Ex-UB football player hopes he set world box jump record

Personal trainer Chris Spell, left, and architect Herb Guenther authenticate one of the two jumps Spell made April 19 at Catalyst Fitness in Cheektowaga in an attempt to break the Guinness World Record box jump of attempt of 63.6 inches. He cleared 64 inches on each of the jumps. (Harry Scull Jr./Buffalo News)

Chris Spell is on a dual track toward two lofty goals.

Play football in the NFL.

Set the world record for the highest standing jump.

Spell will try out next weekend for the Winnipeg Blue Bombers of the Canadian Football League, a step that could bring him closer to his biggest goal.

He’s much closer to a Guinness World Record listing.

“I wanted to time the tryout with this box jump record, to kind of springboard my career,” said Spell, a former University at Buffalo football player who has spent the last several months training intensively for both.

Last weekend, the 23-year-old Westchester County native twice leaped more than 64 inches high, atop a collection of mats stacked in the Turf Room at Catalyst Fitness in Cheektowaga.

The world record is 63.6 inches, set in May 2016 by Evan Ungar in Oakville, Ont.

Spell arranged to have both of his jumps videotaped, and observed by three sworn witnesses: a member of the Air Force and two police officers. Clarence architect Herb Guenther measured and confirmed each of the heights.

That Guinness-sanctioned arrangement allowed him to save several thousand dollars it would have cost to bring in world record company representatives to handle those duties, said Spell, who works in a Buffalo youth soccer program.

He expects to hear from Guinness this week if either of his two successful jumps is official.

One measured 64.5 inches; the other, 64.625 inches — nearly 5 feet, 4 inches high.

A crowd gathered behind cones to watch both attempts, and erupted in cheers after Spell stuck the landing on each one.

“He’s in here almost every day,” Catalyst branch manager Antoinette Todaro said. “He’s in good shape.”

It was the second stab the nearly 5-foot-10 Spell took at the record. Several weeks ago, Guinness officials told him the mats in an earlier attempt had too much give, and suggested he better stabilize them.

Spell began box jumping in earnest last August, when he discovered he could do it well.

“People were impressed by what I was doing in the gym,” he said, “and I wondered what the record was. I decided to look on Guinness World Record and it was 63.6 inches. I was getting 61 inches comfortably back then, and I was like, ‘Wait a minute, that’s pretty close. It would be really cool to say I’m the best in the world at something.’ So I started training.”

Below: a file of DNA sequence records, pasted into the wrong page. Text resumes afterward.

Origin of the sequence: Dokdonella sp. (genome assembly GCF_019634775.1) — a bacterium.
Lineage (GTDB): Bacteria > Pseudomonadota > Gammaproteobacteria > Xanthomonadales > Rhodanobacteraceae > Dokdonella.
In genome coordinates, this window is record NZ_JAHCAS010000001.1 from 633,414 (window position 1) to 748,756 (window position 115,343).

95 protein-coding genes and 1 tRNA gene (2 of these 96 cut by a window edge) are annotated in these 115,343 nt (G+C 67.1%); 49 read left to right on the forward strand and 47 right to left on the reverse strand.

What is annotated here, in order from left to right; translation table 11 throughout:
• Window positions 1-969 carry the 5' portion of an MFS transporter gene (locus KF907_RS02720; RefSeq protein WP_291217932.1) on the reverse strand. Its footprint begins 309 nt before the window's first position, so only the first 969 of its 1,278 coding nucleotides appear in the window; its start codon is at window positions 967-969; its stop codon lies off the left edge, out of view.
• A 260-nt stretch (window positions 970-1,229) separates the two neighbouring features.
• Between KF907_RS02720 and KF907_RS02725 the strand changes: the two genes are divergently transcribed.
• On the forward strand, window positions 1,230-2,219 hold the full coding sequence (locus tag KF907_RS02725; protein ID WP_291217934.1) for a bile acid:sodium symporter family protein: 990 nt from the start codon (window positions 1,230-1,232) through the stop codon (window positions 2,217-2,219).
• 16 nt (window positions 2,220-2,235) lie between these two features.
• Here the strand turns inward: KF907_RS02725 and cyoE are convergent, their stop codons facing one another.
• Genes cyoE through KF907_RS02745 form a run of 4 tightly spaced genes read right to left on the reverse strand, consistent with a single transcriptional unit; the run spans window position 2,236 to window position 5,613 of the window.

Cleaner eating — adding more fruits, vegetables and whole grains to a protein-rich diet — and six-day-a-week workouts have steeled him in his efforts. Spell focuses on legs twice a week, once doing squats, deadlifts and other strengthening exercises, the other drop-down jumps and box jumping drills.

Spell played football at Walter Panas High School in Cortlandt Manor, N.Y., then at Hartwick College in Oneonta, before transferring to UB and walking onto the Division 1 football program. The wide receiver — who never caught a pass in a game but was a regular on special teams — played on scholarship his last semester before graduating in late 2017 with a bachelor’s in sociology.

During his school pro day in 2018, he ran the 40-yard dash in 4.48 seconds and broad jumped 10 feet, 10 inches.

Spell credited UB football coach Lance Leipold and strength and conditioning coach Ryan Cidzik for inspiring him to get into the physical condition he hopes will give him a shot at both of his goals.

“All of my training from University of Buffalo really helped even outside of the weight room,” he said.

If pro football doesn’t work out, he and his high school sweetheart, Anna Kelley, a hospitality major at SUNY Buffalo State, plan to return to Westchester County after she graduates next year. Spell, now a certified personal trainer, looks to teach other young athletes how to improve their physical performance.

“I’m super excited about this record,” he said, “but football is my true love, and that’s where my training and my head and all my effort is going to go to after I officially get this.”

He also may look to set other world records. The most obvious? The running vertical jump, which now stands at 73 inches.


“Militarisation Of Football”: Army Training, Drills For Chinese Players


'Militarisation Of Football': Army Training, Drills For Chinese Players

Players being inspected by a soldier during military-style training sessions in Shanghai. (AFP)


Chinese national squads and a top league team have packed young footballers off to military camps for drills and Marxist-style “thought education” as a campaign to promote Communist Party values spreads even into the sporting world.